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Russian fires prompt Kremlin to abruptly embrace climate change

Amid what is called the worst Russian fires in history, President Dmitry Medvedev – who recently dismissed concerns over emissions – embraces the need to address climate change.

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Moscow has taken a strong rhetorical stand at international meetings since Prime Minister Vladimir Putin threw Russia's support behind the Kyoto climate- change treaty six years ago when he was president.

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But at home last year, President Medvedev said Russia would probably be generating 30 percent more CO2 by 2020, in line with the country's rapid industrial "modernization" program, and added that "we will not let anyone cut our development potential."

Kremlin leaders have also suggested that climate change might all turn out to Russia's benefit, for example in the race for natural resources previously trapped beneath the melting Arctic icecap, or by opening up a new northeast navigation channel from Asia to Europe across the top of Siberia.

"This same president [Medvedev] recently told an audience in Siberia that Russia didn't need to restrict its carbon emissions, that it hampered our development and was a scheme that favored Western countries," says Mr. Slivyak, who notes that the Kremlin's official Climate Doctrine, prepared for the Russian delegation to last December's Copenhagen conference on climate change, had no practical guide to action.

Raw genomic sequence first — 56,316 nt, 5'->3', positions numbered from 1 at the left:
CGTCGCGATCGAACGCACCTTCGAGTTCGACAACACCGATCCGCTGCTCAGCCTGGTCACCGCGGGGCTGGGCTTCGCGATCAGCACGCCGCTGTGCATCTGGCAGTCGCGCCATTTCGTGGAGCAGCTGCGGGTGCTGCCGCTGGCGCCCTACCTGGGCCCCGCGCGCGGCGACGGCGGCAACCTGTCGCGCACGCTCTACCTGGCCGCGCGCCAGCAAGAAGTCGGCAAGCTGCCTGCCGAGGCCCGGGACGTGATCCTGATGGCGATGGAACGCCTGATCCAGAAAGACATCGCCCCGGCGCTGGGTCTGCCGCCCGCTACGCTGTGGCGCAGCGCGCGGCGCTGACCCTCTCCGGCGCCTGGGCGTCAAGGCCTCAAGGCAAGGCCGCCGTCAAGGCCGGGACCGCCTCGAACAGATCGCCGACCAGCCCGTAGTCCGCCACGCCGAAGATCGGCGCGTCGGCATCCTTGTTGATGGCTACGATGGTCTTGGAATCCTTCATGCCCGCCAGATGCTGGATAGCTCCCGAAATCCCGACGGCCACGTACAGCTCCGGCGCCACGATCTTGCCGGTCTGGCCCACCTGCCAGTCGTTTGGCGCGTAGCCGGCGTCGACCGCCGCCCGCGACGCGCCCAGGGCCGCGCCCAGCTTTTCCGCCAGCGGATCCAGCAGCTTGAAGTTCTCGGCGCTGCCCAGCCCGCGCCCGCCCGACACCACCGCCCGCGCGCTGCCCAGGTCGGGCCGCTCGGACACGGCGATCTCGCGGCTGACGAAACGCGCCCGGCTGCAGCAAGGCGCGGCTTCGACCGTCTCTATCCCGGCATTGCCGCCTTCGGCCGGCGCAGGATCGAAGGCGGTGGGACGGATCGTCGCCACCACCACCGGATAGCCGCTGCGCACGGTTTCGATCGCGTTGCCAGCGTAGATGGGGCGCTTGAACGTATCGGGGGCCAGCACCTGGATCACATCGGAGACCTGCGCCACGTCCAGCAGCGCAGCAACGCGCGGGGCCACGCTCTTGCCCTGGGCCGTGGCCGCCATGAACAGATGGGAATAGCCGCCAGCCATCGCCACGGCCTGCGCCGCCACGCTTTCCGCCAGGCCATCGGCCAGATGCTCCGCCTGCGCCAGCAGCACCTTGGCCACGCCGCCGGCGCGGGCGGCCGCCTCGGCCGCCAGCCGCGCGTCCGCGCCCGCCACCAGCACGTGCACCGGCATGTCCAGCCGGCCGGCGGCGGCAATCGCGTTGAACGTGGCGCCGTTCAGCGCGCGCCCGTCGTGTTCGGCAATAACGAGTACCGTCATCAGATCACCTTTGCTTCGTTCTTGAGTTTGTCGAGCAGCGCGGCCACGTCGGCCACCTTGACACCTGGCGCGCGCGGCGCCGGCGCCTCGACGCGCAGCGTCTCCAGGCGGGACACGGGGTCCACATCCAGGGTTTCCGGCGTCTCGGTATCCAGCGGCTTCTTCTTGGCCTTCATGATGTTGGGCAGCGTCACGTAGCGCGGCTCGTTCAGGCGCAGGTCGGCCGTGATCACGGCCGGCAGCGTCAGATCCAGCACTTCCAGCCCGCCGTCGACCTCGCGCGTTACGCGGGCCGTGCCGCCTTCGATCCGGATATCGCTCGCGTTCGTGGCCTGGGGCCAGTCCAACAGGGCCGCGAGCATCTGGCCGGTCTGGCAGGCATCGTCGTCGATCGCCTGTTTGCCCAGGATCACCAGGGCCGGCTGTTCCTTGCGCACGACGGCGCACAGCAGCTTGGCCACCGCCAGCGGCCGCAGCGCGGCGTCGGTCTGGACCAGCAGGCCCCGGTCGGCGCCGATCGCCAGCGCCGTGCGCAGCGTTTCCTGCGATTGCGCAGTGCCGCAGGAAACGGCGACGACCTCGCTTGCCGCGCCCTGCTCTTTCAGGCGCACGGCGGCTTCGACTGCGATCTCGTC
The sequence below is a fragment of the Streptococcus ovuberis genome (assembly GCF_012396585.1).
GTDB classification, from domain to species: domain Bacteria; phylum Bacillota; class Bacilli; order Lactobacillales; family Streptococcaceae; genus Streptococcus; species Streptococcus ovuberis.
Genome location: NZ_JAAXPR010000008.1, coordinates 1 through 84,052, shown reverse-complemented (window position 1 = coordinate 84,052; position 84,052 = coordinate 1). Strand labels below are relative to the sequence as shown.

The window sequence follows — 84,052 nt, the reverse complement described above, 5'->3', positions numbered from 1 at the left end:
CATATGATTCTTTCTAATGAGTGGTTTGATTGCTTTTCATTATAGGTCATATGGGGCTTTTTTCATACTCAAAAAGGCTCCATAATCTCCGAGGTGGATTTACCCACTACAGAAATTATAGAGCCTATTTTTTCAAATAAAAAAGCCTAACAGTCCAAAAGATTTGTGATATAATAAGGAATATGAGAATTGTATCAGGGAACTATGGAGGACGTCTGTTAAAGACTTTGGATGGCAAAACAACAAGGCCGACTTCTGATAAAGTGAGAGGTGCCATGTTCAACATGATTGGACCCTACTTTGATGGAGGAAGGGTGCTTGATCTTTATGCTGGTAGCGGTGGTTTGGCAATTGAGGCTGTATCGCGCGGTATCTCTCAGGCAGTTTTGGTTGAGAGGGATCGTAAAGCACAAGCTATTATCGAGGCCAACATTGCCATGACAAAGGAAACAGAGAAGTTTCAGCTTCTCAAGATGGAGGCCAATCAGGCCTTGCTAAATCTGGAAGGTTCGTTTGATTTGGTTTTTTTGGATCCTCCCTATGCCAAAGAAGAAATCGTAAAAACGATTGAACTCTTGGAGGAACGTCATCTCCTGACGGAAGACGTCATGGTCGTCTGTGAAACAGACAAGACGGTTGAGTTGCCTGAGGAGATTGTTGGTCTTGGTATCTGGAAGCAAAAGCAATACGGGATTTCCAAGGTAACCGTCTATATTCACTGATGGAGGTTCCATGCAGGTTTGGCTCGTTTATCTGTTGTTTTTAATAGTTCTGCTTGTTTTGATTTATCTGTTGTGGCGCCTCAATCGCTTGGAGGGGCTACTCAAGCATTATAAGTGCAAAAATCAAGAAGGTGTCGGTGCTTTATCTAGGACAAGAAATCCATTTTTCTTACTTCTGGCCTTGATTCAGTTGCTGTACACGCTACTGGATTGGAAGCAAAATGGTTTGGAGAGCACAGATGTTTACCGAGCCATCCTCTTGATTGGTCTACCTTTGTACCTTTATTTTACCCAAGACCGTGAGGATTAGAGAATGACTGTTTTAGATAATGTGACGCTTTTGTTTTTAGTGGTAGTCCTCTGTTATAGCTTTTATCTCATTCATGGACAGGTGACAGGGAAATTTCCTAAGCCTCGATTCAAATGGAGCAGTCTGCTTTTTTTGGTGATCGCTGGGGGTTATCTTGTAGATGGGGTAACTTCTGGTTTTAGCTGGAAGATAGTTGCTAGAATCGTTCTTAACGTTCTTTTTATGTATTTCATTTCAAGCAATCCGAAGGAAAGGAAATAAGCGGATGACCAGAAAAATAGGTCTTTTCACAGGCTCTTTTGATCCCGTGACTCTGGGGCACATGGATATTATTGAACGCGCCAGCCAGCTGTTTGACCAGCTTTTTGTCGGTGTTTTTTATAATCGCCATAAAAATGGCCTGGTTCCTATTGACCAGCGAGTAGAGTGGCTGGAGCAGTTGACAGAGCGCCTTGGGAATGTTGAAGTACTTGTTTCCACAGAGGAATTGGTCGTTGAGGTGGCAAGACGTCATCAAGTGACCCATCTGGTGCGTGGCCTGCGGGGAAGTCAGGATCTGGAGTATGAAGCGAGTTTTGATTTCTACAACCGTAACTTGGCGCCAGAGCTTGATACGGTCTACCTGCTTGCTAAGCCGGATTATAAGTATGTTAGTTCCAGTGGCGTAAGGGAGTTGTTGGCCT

"Until this crisis, the official view of climate change was ambivalent," he says. "Now we hear many officials talking about it as the cause of what's happening, and that's progress. But I fear that once the emergency has passed, they will forget all about it."

Past calls for action forgotten

Nikolai Petrov of the Carnegie Center in Moscow agrees that the traditional laxity of Russian officialdom is likely to squelch the impulse to take long-term measures once the present crisis has abated.

One painfully relevant precedent, he says, is what happened after the peat bogs surrounding Moscow caught fire in 1972, suffocating the city under a similar blanket of smog for many days. In the wake of that disaster, Soviet authorities acknowledged that their policy of draining marshes in order to harvest peat as fuel was to blame, and they pledged to take steps to avoid any repetition.

"Those same peat bogs are burning today, with the same terrible consequences, because Soviet leaders let it go," he says. "Although the problem in 1972 was relatively simple and easily solvable, they set it aside as soon as the immediate trouble passed. Today the threat is long-term and complex, and it will require major policy and behavioral changes. I wouldn't bet that this change of official mood will last long."